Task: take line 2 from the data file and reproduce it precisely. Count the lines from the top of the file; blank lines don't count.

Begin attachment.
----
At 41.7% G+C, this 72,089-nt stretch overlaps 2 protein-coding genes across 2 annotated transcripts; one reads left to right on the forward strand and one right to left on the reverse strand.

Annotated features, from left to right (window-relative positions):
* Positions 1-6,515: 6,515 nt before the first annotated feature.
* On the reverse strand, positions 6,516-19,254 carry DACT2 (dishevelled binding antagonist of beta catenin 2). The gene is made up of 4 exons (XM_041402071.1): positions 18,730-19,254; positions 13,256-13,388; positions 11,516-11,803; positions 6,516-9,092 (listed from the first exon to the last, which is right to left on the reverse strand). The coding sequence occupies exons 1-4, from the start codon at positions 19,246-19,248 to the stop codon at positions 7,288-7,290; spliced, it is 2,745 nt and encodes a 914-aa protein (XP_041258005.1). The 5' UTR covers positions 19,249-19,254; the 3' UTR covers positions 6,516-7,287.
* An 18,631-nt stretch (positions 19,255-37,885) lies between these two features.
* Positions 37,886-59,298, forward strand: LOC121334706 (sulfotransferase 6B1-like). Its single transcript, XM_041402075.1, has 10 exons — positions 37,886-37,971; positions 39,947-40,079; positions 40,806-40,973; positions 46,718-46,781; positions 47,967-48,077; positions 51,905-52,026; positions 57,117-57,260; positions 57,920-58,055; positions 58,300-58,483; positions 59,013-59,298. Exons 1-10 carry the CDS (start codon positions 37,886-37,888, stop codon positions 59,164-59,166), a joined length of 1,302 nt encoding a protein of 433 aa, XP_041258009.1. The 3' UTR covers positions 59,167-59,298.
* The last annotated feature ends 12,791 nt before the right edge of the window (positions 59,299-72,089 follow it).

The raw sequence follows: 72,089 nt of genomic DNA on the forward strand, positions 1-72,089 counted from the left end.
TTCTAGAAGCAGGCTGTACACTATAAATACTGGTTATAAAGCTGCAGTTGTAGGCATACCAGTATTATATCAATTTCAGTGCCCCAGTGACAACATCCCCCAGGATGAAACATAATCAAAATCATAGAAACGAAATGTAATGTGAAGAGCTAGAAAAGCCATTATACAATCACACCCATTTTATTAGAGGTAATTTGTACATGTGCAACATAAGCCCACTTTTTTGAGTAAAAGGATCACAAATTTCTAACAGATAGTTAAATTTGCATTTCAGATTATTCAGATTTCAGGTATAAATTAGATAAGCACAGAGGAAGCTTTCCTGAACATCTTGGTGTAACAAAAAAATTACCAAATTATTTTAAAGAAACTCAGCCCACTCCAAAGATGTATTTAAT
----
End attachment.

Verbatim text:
Annotated features, from left to right (window-relative positions):